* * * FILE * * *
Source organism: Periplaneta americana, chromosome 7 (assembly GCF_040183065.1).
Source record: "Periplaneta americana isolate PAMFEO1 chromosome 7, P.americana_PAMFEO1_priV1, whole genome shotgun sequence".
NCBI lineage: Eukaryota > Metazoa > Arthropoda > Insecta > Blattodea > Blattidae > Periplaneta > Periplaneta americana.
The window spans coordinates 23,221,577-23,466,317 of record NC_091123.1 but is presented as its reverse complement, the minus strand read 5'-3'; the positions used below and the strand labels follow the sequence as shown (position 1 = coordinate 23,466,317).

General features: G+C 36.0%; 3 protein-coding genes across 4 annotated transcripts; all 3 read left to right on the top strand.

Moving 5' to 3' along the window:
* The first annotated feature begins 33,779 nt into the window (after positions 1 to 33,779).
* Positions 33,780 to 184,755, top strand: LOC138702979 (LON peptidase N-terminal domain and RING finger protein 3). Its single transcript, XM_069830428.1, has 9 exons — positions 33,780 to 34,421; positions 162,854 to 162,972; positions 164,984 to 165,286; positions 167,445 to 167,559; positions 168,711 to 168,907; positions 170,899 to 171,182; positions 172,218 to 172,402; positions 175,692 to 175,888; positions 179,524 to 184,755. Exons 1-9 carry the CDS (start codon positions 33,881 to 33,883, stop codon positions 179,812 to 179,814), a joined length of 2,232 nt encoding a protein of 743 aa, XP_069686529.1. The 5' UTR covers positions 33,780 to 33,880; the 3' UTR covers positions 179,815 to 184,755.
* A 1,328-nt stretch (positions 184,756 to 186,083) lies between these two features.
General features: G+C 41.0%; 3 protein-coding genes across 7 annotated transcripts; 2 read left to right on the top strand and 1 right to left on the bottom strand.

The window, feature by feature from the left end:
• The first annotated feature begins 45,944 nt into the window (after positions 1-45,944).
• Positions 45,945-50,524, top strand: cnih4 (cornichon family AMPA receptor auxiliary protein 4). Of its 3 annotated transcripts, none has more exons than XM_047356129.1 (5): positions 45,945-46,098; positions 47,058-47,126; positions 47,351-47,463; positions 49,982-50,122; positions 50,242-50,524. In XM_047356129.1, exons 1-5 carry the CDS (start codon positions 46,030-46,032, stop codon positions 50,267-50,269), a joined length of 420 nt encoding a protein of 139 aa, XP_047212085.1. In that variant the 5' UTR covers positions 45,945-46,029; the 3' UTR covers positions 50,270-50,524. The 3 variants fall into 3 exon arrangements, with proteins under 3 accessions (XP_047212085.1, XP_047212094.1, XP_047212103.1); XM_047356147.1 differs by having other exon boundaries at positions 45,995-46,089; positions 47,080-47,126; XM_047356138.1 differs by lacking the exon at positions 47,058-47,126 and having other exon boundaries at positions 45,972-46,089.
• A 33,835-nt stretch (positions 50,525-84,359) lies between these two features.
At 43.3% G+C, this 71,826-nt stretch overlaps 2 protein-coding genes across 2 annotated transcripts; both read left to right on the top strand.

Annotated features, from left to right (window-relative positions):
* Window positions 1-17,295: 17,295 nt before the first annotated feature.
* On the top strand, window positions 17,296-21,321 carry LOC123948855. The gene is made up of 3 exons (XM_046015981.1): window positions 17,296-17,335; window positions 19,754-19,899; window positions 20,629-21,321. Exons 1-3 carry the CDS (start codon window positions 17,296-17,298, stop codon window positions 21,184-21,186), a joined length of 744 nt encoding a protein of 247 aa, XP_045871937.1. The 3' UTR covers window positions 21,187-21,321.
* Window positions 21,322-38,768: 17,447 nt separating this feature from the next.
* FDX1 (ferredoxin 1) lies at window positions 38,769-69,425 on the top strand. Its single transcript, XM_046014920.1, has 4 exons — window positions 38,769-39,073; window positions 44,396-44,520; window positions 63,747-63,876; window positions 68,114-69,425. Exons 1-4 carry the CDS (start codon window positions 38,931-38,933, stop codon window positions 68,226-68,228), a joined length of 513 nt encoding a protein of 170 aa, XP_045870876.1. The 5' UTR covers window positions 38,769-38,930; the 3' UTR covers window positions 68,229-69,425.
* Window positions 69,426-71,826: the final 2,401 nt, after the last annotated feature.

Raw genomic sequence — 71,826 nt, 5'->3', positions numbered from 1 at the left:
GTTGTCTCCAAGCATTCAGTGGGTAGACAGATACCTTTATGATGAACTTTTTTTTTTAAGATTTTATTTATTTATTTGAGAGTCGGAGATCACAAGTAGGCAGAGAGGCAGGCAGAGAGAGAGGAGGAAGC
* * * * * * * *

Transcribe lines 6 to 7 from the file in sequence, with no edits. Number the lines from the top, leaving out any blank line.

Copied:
Moving 5' to 3' along the window:
* The first annotated feature begins 33,779 nt into the window (after positions 1 to 33,779).